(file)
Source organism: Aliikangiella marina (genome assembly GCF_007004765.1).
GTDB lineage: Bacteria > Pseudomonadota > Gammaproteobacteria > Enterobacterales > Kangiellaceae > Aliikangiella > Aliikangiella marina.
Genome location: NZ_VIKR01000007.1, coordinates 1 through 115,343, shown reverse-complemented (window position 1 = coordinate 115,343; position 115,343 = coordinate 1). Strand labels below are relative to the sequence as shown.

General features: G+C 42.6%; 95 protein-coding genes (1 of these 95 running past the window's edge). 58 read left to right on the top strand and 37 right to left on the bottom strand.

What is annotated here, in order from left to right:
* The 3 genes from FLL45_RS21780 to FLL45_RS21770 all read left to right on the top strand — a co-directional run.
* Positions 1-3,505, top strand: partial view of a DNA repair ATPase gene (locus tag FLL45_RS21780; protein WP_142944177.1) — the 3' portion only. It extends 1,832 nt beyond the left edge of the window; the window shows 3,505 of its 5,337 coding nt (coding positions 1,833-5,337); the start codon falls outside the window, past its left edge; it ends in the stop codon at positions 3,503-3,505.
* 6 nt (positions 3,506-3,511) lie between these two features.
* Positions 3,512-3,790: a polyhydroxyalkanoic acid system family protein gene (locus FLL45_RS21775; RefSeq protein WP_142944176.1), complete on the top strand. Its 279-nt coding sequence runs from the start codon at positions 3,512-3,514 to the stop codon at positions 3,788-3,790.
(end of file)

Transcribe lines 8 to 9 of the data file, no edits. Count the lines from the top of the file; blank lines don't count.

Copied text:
* 6 nt (positions 3,506-3,511) lie between these two features.
* Positions 3,512-3,790: a polyhydroxyalkanoic acid system family protein gene (locus FLL45_RS21775; RefSeq protein WP_142944176.1), complete on the top strand. Its 279-nt coding sequence runs from the start codon at positions 3,512-3,514 to the stop codon at positions 3,788-3,790.